Real Estate Leader Jeffrey Hicks Wants to See Homeownership Opportunities Expand

The president of the National Association of Real Estate Brokers spoke with ESTATENVY about the real estate industry, current trends and the changes he’d like to see.

Jeffrey Hicks might be a bit embarrassed to say he’s only ever lived in his native Atlanta, Georgia, but there’s no denying the real estate professional is proud to call the city home and that he works hard to serve its home ownership-seeking community.

As the current president of the National Association of Real Estate Brokers (NAREB), Hicks helps lead the organization in its goals of advocacy and professional development.

“NAREB was founded in 1947 to expand equal and fair opportunities for all Americans,” Hicks said.

Hicks is also an associate broker at Atlanta-based Apollo Associates Realty. Hicks’ late father, who was a purchaser and developer of real estate, did business and was good friends with the owner of Apollo. He introduced his son to the owner and Hicks began to work there in 1995, marking his entrance into the real estate industry. Immediately after joining Apollo, Hicks joined his local NAREB chapter.

NAREB members are called “realtists,” an umbrella term meant to encompass all of its member professionals who work within the real estate industry.

“Our number one goal is always to increase leadership engagement,” Hicks said of NAREB. “Our association believes that our members are most important, so we focus on developing ways we can help them personally and professionally and providing them with more exposure and resources to better service their clients. So membership engagement is number one. The second thing is professional development. Real estate agents are constantly in training and they’re constantly looking to expand the diversity of their skill set, so our association puts a lot of energy into training members in not only brokerage and sales but also in property management. We have members that are pursuing appraisal careers, development careers and transitioning from residential to commercial real estate. So professional development is another key area.”

When asked what he would change about the real estate industry, Hicks pointed towards policy.

“It would be more on the policy side of real estate in terms of working with legislators at the state, local, and federal levels in terms of expanding homeownership opportunities for more people,” he said. “I’ve been focused on homeownership opportunities in black communities, and those have been limited oftentimes by credit access challenges and restrictions.”

The biggest change he has seen in the real estate industry since he began is the way consumers shop for and buy houses.

“Technology has changed the industry,” he said, adding that consumers now have access to so much information and different technologies such as real estate websites. He added that “some of those technology companies are entering the real estate business in terms of marketing and selling homes and dealing directly with the consumer. So I would say the biggest change is just recognizing that the buying public is evolving in terms of how they source, identify and purchase real estate, and observing how sellers are marketing and selling real estate. And that’s a challenge if you’re a ‘realtist,’ because our goal is to remain a central part of the transaction.echnology has a way of allowing the consumer to exchange real estate without a real estate professional being a part of the transaction. That is probably one of the major changes I’ve seen happen or taking place as we speak.”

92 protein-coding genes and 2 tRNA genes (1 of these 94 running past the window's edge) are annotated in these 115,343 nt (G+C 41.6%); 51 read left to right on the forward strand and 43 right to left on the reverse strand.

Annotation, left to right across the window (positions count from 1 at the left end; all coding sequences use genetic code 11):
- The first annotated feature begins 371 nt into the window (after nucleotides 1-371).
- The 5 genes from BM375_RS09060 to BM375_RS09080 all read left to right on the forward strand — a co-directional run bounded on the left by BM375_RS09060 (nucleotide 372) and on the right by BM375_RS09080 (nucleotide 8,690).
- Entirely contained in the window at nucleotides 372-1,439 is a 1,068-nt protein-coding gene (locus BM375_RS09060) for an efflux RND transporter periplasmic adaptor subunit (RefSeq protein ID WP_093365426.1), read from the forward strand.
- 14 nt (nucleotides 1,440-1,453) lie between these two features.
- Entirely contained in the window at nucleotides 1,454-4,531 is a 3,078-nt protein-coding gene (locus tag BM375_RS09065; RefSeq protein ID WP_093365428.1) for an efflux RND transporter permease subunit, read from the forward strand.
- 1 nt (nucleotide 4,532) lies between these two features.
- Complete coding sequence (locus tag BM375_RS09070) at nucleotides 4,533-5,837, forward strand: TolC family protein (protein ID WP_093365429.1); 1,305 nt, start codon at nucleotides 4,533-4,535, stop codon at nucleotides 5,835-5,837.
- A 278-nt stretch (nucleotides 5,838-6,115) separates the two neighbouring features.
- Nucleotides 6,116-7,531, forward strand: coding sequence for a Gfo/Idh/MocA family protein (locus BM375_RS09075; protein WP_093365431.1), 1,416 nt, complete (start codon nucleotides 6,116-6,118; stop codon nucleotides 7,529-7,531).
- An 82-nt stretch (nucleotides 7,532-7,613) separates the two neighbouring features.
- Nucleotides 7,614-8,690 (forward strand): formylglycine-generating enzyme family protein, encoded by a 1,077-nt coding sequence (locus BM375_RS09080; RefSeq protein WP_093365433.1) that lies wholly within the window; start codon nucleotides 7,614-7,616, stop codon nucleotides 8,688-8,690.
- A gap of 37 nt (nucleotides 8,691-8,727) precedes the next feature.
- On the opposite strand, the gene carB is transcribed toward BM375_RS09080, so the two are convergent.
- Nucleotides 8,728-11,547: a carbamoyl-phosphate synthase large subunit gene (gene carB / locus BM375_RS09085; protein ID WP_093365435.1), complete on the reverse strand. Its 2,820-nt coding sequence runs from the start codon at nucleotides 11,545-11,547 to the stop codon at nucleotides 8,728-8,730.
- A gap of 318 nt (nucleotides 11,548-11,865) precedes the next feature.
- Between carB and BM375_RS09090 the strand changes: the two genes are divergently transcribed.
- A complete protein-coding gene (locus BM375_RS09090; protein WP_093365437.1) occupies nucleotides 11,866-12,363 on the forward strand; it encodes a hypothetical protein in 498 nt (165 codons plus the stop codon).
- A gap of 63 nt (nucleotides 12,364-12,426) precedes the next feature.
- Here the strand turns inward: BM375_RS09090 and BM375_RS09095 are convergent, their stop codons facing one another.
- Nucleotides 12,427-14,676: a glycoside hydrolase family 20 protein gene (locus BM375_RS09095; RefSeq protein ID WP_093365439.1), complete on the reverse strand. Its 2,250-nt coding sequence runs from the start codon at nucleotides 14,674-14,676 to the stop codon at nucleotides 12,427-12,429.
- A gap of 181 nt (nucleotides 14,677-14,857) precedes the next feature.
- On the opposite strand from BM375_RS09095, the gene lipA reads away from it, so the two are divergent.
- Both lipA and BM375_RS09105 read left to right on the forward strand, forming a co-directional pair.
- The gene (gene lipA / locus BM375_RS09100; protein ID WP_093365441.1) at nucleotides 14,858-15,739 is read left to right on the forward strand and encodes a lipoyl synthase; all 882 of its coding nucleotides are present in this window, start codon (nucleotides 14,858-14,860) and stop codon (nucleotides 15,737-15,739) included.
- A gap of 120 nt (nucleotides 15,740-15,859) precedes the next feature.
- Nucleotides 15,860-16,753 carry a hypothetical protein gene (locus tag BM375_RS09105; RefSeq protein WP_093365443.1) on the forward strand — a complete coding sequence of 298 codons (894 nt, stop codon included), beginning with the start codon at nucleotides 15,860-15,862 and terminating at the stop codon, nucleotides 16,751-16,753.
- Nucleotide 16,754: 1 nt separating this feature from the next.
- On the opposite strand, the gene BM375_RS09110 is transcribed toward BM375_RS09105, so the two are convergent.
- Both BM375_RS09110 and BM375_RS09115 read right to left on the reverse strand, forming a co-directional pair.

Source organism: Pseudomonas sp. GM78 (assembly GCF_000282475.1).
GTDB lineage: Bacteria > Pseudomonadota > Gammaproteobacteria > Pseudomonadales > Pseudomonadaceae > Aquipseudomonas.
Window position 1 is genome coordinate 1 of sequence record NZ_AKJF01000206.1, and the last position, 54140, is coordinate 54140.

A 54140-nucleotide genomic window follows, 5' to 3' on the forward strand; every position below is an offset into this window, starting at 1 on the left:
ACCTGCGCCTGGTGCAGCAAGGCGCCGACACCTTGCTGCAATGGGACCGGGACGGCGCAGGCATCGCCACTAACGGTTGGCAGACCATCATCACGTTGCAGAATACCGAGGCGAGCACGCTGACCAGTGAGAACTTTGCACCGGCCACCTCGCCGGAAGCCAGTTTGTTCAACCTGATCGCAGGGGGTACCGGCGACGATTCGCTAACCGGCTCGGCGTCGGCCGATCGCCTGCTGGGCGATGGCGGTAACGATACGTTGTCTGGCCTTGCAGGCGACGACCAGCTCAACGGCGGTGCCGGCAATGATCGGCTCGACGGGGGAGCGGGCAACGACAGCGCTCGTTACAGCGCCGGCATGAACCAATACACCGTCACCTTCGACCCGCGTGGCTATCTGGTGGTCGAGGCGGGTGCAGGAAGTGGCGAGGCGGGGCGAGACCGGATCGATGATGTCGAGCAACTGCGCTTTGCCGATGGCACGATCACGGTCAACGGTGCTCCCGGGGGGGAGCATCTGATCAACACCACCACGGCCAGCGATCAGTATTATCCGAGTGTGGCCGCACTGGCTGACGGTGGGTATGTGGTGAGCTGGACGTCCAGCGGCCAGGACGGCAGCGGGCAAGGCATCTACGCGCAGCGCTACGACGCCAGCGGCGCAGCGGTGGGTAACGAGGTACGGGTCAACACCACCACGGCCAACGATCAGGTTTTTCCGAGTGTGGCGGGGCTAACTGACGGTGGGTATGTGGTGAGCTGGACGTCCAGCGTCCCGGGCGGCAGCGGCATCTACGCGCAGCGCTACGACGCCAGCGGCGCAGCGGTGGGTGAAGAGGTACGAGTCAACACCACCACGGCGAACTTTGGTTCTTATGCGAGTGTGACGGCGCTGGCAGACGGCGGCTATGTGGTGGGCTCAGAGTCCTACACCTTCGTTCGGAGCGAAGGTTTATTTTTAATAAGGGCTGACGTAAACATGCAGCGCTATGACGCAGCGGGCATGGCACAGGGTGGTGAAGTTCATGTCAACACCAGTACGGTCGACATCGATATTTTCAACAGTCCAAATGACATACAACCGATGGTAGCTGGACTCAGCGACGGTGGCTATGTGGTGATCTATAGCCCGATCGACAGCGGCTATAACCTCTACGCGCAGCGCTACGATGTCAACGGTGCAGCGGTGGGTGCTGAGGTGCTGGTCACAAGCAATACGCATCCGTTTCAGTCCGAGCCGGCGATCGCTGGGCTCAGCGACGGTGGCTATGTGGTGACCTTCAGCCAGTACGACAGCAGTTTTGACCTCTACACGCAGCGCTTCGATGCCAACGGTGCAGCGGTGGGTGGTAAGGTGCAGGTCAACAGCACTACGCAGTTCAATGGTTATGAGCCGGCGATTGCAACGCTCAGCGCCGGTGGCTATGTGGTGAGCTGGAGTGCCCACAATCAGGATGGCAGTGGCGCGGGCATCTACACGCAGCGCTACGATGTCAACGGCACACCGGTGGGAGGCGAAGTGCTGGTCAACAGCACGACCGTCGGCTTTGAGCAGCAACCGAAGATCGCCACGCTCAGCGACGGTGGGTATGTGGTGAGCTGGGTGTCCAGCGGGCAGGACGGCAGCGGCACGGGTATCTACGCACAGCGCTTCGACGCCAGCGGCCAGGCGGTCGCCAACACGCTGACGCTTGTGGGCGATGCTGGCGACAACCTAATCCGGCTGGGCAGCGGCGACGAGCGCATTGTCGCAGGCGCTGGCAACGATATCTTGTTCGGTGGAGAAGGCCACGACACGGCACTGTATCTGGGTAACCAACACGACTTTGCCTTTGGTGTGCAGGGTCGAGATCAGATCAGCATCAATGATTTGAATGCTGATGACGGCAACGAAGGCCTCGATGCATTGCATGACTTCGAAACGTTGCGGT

What excites Hicks most about the future of the real estate industry is the “re-transformation of urban centers” across the United States.

“One of the things that is very exciting is seeing how the urban cores across America are growing,” Hicks said. “As I look at cities across the country, whether it’s Atlanta, where I’m located—the transformation taking place here around transit or in development—or whether that’s in Charlotte, North Carolina, in Nashville, Tennessee, Washington, DC—just seeing how there is a re-transformation of urban centers across the country. That’s very exciting for me, because my business has been concentrated in urban areas. It’s refreshing to see that America is recognizing that having a different lifestyle within the city, being close to amenities, hospitals, schools, restaurants and grocery stores and getting back and forth to those different locations through different transportation options that are there within the city versus in the suburbs. That is probably one of the most exciting transformations I see taking place in real estate.”

He sees more people migrating to the city in part for a lifestyle change, and also noted that “younger consumers don’t seem to desire the larger homes,” such as estates in the 4,000 to 5,000 square feet range, “but they seem to be very happy living in smaller and modern spaces where there’s good design, and good floor plan design, so they see the city itself as their home.”

Hicks plans to continue his involvement with NAREB after his presidency ends in late-July 2019, having been “exposed to a lot of opportunities to talk with legislators, especially congressional leaders, as it relates to promoting fair and equal housing in this country. I plan to continue to promote what we stand for—which is democracy in housing—and to be a leader in that space. Those are my plans.”